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In UP, all seek to have the Muslim vote pie

Arunav Sinha in Lucknow | October 26, 2008 15:39 IST

With Muslim voters playing a crucial role in almost one out of five constituencies in Uttar Pradesh [Images], political parties are going all out to woo the community in this politically significant state, which sends 80 parliamentarians to the Lok Sabha.

Samajwadi Party chief Malayam Singh Yadav visited the Islamic seminary Datul Uloom Nadwatul Ulema along with his close aide Amar Singh [Images] and met its Rector Maulana Rabe Hasan Nadvi, who also is the chairman of All India Muslim Personal Law Board. The former chief minister is understood to have discussed the alleged targeting of Muslims on terror issue, while the Bahujan Samaj Party organised a Muslim convention to reiterate its association with the community.

Not ready to be left out of the race, the Congress has sent feelers and is trying to fix a meeting between the Congress chief Sonia Gandhi [Images] and Nadvi, who originally hails from her parliamentary constituency Rae Bareli, highly placed sources in UP Congress Committee told PTI.

At a time, when Muslim leaders appeared divided on the Indo-US nuclear deal, BSP held a Muslim convention on October 13 to score brownie points over rivals.

Mayawati [Images] besides making a plethora of announcements for the welfare of the Muslim community, had also sent her close aide and BSP's general secretary Satish Chandra Mishra to meet Nadvi on the eve of the party's Muslim convention.

At the convention, the BSP supremo besides announcing her government's plan to set-up an Arabic-Persian and taking over 100 more madrassas on the state grant list, also spoke about the constitution of a special cell headed by Mishra to review the progress made by her government for minorities.

Out of the 80 Lok Sabha constituencies, the population of Muslim voters is about 20 per cent in 17 of them, mostly in western Uttar Pradesh like Muzaffarnagar, Bahraich, Amroha and Moradabad.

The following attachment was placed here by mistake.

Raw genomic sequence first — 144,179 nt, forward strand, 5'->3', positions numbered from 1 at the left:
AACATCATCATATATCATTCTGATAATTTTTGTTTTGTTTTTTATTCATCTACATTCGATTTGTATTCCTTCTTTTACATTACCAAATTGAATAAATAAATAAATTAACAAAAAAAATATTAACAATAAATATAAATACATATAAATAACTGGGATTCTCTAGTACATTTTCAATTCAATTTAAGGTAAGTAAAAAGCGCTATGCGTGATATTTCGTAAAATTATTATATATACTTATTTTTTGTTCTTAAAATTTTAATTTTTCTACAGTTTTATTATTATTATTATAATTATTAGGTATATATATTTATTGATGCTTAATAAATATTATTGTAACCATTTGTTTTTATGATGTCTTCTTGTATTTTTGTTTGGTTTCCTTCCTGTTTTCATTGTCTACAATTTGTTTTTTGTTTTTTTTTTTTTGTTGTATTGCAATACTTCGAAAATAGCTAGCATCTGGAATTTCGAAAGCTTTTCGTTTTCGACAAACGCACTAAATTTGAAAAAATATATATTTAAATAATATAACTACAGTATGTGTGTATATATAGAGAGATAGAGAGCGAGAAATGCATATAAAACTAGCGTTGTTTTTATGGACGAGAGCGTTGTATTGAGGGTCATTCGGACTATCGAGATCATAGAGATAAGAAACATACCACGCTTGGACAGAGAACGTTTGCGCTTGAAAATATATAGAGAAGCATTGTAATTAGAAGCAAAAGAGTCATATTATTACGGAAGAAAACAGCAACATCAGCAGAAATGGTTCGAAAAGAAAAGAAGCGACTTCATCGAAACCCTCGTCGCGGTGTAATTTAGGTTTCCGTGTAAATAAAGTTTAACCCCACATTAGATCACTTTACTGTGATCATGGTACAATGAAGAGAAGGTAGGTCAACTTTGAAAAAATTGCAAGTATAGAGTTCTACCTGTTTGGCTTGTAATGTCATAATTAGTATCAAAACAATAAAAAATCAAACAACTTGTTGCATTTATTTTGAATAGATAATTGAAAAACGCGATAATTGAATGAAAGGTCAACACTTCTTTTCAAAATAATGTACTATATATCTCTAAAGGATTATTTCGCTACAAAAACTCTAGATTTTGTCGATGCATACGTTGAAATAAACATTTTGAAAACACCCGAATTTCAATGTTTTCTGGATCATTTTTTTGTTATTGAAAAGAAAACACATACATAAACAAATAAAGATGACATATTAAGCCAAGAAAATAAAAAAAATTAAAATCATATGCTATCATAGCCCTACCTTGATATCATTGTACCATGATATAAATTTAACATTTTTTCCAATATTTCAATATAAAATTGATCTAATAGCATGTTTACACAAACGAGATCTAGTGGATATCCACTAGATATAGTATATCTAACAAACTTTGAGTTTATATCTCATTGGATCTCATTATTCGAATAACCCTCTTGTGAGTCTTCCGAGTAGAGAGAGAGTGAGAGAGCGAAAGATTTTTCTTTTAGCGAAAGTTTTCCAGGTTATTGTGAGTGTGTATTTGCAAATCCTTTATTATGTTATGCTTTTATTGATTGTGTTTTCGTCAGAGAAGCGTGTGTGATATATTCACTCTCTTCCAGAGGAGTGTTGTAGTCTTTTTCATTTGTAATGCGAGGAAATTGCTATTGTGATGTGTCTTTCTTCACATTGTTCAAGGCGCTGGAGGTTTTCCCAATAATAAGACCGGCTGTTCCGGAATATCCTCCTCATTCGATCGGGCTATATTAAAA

In eastern Uttar Pradesh, the community plays a decisive role in constituencies of Azamgarh, Gonda, Srawasti, Varanasi and Duamariaganj.

For Samajwadi Party, which supported the Indo-US nuclear deal despite the opposition by Muslim leaders, the resignation of senior leader Shahid Siddiqui [Images] just before the trust vote and his joining the BSP came as a jolt.

Reacting to Mayawati's endeavour to woo the Muslim electorate, Yadav termed the convention as a political gimmick.

The SP supremo, who never missed an opportunity to remind Muslims that BSP had in the past had shared power with the BJP, also questioned the its secular credentials, by asking Mayawati to clear her stand vis-a-vis the Bharatiya Janata Party.

Mulayam, whose party benefited from the anti-BJP votes of the Muslim community after the demolition of Babri Masjid, lost no time in visiting Maulana Rabe Hasan Nadvi, who has been not keeping well for quite sometime.

Yadav, however, described the visit as an apolitical one, saying that it was a personal visit and had no political purpose.

"I keep on visiting Maulana (Nadvi) and had met him several times earlier," Yadav had told reporters after his 30-minute stay.

It is understood that the SP leaders, who have been demanding a judicial enquiry into the Batala House encounter and opposing arrest of Muslim youths, discussed the matter with the Maulana to convince him that their party was equally concerned over the issue.




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